Sarah’s flight (group of trainees) during BMT (Basic Military Training), contributed by Sarah Allen Amina Moghul, 23 Second Lieutenant in the U. Army Reserve Currently on educational delay; student, president of Med School class, president of the military medicine club Amina, practicing spotting improved explosive devices along roadsides, during a training session, contributed by Amina Moghul Amina Moghul was drawn to the military from a young age, but also knew she wanted to be a doctor.“I didn't think I could marry those two interests in a way that would work for me professionally,” she said. “Little did I know that the Army, Navy, and Air Force all have scholarship programs that carve out great careers for young future health professionals, and the training opportunities can't be beat.” After earning scores on the MCAT that merited recruitment opportunities, Moghul had to give the decision some serious thought.“The biggest difference between being a soldier and a civilian is that there is a mental understanding that you are invaluable [in the Army].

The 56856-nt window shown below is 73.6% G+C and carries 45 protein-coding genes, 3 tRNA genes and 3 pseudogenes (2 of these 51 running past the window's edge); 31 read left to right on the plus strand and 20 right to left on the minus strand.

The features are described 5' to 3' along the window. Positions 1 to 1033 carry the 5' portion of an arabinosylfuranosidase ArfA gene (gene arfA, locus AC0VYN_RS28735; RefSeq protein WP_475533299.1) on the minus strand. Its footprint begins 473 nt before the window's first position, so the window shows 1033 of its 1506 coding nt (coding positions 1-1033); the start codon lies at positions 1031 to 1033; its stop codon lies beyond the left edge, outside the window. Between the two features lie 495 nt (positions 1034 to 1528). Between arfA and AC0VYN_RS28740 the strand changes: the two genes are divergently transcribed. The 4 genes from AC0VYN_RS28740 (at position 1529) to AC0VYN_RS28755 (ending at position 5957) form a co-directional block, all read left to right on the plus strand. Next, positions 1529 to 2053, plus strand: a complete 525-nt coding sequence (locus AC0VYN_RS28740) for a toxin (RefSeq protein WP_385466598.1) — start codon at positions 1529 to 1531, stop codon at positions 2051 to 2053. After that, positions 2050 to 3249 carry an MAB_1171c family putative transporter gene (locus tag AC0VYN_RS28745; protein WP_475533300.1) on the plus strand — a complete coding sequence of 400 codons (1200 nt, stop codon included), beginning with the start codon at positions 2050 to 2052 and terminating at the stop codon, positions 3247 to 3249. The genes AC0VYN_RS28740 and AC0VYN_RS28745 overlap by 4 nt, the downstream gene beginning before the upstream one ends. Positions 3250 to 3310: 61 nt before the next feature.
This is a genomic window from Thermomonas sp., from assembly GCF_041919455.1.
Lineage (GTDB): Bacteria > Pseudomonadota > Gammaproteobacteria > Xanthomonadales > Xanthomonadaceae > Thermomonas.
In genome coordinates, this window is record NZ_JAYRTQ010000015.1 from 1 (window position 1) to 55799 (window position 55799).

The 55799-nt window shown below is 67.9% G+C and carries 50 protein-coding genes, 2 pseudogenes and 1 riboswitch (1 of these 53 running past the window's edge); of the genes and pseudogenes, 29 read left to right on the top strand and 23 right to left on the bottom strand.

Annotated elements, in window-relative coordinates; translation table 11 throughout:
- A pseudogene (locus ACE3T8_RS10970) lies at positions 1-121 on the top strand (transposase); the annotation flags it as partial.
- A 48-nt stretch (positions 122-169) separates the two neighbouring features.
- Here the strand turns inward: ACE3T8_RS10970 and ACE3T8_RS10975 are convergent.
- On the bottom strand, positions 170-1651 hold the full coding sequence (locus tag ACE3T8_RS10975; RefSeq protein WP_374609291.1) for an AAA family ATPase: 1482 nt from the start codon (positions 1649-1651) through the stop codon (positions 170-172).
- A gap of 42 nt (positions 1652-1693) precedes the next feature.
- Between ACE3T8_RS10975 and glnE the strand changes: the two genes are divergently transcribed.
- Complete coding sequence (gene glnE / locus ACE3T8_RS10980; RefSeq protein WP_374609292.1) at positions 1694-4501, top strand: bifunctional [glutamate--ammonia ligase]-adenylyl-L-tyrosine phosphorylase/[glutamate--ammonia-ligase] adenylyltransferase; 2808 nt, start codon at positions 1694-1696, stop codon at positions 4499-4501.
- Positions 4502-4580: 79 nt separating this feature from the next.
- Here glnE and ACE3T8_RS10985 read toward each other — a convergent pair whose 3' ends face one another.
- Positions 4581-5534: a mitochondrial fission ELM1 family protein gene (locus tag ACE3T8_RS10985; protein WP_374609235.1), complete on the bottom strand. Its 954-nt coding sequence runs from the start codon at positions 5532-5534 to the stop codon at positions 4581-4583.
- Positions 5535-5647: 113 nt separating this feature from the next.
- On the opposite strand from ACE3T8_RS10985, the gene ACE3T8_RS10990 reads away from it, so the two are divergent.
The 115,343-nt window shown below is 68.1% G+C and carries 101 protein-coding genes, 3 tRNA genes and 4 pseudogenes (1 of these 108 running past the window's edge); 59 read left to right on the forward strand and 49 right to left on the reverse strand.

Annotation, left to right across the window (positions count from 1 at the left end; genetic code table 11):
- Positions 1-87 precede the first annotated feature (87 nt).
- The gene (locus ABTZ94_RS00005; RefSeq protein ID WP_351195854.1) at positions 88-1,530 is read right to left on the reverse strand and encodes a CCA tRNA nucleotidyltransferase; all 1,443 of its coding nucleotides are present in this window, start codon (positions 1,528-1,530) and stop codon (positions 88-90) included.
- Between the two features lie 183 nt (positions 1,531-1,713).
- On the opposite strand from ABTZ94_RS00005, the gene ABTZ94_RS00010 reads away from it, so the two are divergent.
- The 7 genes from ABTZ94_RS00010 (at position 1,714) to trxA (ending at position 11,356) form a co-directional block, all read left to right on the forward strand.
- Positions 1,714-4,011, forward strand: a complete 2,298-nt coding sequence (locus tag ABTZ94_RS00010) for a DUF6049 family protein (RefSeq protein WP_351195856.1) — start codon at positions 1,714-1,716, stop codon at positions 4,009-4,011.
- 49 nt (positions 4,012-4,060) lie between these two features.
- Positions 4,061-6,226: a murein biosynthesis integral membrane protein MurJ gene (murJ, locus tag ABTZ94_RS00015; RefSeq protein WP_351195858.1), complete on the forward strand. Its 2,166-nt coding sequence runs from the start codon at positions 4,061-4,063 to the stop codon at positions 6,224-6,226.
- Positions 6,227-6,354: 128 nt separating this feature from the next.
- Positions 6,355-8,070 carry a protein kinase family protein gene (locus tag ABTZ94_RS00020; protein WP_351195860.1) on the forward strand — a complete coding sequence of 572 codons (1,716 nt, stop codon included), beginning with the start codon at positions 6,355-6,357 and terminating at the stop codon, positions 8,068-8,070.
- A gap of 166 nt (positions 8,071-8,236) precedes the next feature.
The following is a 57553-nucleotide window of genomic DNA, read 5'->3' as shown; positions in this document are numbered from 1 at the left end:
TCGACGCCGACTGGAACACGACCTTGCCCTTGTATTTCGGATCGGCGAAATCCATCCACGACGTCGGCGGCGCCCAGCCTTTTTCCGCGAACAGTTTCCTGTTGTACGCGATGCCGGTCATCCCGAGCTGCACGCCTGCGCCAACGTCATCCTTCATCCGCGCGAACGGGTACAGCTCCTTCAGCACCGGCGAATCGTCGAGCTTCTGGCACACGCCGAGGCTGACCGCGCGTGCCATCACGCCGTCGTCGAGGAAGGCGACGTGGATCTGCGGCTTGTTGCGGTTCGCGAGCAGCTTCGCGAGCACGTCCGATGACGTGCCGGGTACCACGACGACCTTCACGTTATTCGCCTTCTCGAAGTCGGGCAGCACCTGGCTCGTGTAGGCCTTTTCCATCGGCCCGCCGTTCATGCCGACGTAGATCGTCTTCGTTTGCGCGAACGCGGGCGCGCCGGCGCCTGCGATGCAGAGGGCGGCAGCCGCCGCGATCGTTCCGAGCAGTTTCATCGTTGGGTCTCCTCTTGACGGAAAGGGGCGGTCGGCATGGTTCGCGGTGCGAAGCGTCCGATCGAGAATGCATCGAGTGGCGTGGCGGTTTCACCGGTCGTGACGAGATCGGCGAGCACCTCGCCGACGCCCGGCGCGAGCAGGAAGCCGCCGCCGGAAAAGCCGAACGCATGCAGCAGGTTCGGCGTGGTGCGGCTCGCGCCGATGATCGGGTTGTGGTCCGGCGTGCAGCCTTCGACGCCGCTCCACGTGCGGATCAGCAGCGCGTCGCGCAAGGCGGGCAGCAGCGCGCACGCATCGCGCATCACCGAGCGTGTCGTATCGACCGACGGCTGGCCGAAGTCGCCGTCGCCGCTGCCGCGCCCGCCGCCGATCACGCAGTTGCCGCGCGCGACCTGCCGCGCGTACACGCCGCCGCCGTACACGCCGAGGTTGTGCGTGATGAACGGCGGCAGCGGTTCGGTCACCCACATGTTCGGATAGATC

Just because we wear a uniform doesn't mean we aren't normal people like everyone else.” “It is a huge, life-changing decision.
“If you’re dating someone at work and you’re super professional, that’s fine,” she said. They will provide a college education, medical care, food, board…The list goes on and on.